1. A point made by Chuckles at the height of the hurricane:
2. We’re in the wrong game. Flaxen Saxon brings us the man who stares at sheep and to watch him for ten minutes, that’s $10 please:
Let me introduce you to Braco. This fella holds an audience in his thrall and induces mild hysteria. So what does Braco do to deserve this devotion and attention? Well, not a lot really. He stands on the stage and gazes beatifically into the middle distance. That’s it. For the privilege of watching Braco stare wistfully, you can expect to part with $10 for a 10 minute staring session after the obligatory flim flam introduction by his acolytes. At his best, he can entertain 10,000 people a day. This makes Braco a very wealthy man, indeed.
3. More on those Roman legionaries and their combs:
4. ZeroHedge says:
Category 1 storm clouds are gathering over what has traditionally been one of the most lucrative, and perhaps only profitable, sectors to come out of Silicon Valley in decades: online advertising.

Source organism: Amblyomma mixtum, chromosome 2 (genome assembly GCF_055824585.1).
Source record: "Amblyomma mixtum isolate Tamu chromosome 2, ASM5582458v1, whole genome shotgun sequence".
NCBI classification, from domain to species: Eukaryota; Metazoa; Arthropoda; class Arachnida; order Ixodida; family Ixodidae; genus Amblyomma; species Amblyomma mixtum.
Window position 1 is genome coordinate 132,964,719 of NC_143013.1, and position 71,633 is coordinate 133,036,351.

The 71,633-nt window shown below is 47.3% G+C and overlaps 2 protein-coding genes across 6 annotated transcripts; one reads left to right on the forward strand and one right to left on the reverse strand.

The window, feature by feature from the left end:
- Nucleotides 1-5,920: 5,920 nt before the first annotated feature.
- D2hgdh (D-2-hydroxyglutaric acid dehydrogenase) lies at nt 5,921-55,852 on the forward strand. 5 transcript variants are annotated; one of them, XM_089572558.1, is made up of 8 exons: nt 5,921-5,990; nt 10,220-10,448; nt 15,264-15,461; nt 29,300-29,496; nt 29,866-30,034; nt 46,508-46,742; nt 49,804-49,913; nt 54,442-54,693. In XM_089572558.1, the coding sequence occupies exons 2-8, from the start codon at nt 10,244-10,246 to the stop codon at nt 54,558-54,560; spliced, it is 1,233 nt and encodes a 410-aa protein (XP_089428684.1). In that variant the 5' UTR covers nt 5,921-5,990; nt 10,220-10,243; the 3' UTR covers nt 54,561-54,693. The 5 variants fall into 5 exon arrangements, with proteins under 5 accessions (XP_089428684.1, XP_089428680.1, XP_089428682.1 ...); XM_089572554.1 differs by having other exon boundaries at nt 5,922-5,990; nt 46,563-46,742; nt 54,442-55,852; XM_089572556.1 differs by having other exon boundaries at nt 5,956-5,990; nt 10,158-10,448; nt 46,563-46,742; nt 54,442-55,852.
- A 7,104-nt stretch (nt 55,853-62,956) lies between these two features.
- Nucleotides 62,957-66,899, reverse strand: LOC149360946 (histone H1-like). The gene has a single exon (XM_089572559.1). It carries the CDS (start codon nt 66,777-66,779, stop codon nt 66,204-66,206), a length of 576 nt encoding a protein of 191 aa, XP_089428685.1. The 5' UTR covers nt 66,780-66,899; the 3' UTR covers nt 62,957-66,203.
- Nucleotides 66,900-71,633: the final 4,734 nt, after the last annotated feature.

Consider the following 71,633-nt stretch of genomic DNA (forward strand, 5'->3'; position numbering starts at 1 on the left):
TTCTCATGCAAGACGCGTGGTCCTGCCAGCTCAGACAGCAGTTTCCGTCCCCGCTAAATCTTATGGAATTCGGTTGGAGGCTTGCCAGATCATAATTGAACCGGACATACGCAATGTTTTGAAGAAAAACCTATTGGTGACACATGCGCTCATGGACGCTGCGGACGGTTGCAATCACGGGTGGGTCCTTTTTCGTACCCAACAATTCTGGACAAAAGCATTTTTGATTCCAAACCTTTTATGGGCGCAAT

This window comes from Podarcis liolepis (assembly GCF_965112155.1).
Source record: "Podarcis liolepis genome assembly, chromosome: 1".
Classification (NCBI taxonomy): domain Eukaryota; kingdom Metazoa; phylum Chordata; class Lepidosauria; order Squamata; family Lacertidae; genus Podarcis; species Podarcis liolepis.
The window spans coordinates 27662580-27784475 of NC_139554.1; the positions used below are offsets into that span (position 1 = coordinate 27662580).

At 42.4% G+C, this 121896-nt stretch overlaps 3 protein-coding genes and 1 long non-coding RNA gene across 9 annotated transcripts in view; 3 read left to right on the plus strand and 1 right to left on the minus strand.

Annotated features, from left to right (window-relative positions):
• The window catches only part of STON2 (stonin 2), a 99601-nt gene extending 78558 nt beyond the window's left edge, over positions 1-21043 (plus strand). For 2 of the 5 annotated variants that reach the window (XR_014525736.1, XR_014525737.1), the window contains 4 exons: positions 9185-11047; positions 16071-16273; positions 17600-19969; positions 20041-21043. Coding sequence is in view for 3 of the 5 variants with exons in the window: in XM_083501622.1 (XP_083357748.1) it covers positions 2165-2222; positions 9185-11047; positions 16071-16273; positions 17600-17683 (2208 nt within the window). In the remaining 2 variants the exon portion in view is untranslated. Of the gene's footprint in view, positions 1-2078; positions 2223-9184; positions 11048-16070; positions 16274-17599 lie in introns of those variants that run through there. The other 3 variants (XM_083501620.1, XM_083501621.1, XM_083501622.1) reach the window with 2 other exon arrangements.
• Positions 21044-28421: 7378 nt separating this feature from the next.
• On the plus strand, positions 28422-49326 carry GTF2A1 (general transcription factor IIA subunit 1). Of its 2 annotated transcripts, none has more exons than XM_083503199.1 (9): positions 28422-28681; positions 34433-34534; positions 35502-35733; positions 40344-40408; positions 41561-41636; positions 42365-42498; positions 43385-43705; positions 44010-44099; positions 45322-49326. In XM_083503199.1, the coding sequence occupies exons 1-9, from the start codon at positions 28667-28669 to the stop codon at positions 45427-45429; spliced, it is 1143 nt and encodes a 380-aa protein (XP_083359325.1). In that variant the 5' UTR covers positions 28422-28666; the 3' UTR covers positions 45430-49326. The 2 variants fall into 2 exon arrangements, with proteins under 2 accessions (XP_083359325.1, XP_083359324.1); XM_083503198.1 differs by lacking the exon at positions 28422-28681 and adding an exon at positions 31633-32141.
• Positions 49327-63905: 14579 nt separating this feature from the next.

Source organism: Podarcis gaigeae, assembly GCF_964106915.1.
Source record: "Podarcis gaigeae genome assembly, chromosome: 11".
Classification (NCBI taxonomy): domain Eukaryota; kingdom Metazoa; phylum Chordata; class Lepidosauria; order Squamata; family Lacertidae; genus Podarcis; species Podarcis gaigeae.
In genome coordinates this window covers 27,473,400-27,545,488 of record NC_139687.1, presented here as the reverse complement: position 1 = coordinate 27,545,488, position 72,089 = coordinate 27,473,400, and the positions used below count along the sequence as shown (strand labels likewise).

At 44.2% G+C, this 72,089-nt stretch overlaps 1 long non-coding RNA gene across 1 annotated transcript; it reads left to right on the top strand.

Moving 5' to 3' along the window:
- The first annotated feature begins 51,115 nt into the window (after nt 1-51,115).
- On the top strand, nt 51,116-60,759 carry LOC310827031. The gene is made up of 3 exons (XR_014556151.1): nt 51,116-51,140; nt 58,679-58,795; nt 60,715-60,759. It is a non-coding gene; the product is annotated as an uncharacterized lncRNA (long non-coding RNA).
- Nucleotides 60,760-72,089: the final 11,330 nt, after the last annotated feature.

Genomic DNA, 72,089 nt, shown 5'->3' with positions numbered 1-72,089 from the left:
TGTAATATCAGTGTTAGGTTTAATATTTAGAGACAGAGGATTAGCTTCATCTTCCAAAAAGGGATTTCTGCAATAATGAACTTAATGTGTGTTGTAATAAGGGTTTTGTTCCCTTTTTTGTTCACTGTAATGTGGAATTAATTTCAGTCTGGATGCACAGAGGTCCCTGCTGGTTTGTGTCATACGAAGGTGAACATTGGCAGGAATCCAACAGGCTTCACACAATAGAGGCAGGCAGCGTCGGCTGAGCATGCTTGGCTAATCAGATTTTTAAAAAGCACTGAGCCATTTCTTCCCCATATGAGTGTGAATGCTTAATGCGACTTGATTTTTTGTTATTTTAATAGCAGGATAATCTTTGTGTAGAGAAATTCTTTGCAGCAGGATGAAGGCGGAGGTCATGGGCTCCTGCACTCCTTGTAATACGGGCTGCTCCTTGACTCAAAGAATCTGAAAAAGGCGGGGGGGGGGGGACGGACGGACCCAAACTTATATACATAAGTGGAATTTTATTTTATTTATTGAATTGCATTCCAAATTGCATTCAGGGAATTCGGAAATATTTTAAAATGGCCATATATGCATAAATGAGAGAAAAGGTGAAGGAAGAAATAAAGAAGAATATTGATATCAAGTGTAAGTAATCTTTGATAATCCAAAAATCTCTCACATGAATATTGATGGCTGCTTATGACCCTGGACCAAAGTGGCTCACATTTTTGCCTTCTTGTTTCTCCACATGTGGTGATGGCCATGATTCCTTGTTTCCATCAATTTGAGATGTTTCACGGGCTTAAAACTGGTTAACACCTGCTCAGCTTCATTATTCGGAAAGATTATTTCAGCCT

Two months ago, it was P&G which fired the first shot across the “adtech” bow when not long after it announced it was slashing its digital ad spending because it thought it was not getting the kind of return on investment it desired, it made a striking discovery:
“We didn’t see a reduction in the growth rate.” CFO Jon Moeller said “What that tells me is that that spending that we cut was largely ineffective.”
5. In this piece on scientific controversies, WUPT points to this, which is of interest to me as methinks they’re going to be chatting to me this week about this topic:
The PURE Study (NIH link) has been making big news since last week, having issued two new papers laying out their results accompanied by presentations at the ongoing meeting of the European Society of Cardiology. McMaster University issued a Press Release on the 29th of August, covered by ScienceDaily here.
- Increased fats in the human diet do not lead to increased cardiovascular disease and do not cause increased mortality.
- Diets too high in carbohydrates (starches and sugars), above 60-70 % of total calories, increase mortality. (“Carbohydrates are the sugars, starches and fibers found in fruits, grains, vegetables and milk products.”)
I’ll have to tell ’em that at the hospital.
[H/T Chuckles and haiku]